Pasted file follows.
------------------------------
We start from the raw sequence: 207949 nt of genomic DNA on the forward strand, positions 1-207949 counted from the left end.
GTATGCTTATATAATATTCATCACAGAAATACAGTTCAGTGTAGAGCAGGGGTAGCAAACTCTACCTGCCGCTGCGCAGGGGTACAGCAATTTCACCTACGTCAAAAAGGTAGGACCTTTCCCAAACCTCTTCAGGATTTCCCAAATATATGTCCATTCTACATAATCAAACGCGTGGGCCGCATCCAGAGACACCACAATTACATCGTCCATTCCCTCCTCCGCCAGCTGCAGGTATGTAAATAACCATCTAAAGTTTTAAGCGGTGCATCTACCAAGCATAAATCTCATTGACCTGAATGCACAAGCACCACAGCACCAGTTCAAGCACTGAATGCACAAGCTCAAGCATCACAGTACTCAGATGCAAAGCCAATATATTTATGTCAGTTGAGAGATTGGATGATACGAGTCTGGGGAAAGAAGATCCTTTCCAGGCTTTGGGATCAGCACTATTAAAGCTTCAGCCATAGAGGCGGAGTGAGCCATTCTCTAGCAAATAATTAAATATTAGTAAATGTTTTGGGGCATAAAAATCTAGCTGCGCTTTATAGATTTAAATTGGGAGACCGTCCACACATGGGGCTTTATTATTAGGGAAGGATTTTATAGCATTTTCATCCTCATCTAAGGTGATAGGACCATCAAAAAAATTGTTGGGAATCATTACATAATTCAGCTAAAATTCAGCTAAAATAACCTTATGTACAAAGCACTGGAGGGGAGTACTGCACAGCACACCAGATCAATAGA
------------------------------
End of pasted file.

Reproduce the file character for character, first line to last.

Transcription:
We start from the raw sequence: 207949 nt of genomic DNA on the forward strand, positions 1-207949 counted from the left end.
GTATGCTTATATAATATTCATCACAGAAATACAGTTCAGTGTAGAGCAGGGGTAGCAAACTCTACCTGCCGCTGCGCAGGGGTACAGCAATTTCACCTACGTCAAAAAGGTAGGACCTTTCCCAAACCTCTTCAGGATTTCCCAAATATATGTCCATTCTACATAATCAAACGCGTGGGCCGCATCCAGAGACACCACAATTACATCGTCCATTCCCTCCTCCGCCAGCTGCAGGTATGTAAATAACCATCTAAAGTTTTAAGCGGTGCATCTACCAAGCATAAATCTCATTGACCTGAATGCACAAGCACCACAGCACCAGTTCAAGCACTGAATGCACAAGCTCAAGCATCACAGTACTCAGATGCAAAGCCAATATATTTATGTCAGTTGAGAGATTGGATGATACGAGTCTGGGGAAAGAAGATCCTTTCCAGGCTTTGGGATCAGCACTATTAAAGCTTCAGCCATAGAGGCGGAGTGAGCCATTCTCTAGCAAATAATTAAATATTAGTAAATGTTTTGGGGCATAAAAATCTAGCTGCGCTTTATAGATTTAAATTGGGAGACCGTCCACACATGGGGCTTTATTATTAGGGAAGGATTTTATAGCATTTTCATCCTCATCTAAGGTGATAGGACCATCAAAAAAATTGTTGGGAATCATTACATAATTCAGCTAAAATTCAGCTAAAATAACCTTATGTACAAAGCACTGGAGGGGAGTACTGCACAGCACACCAGATCAATAGA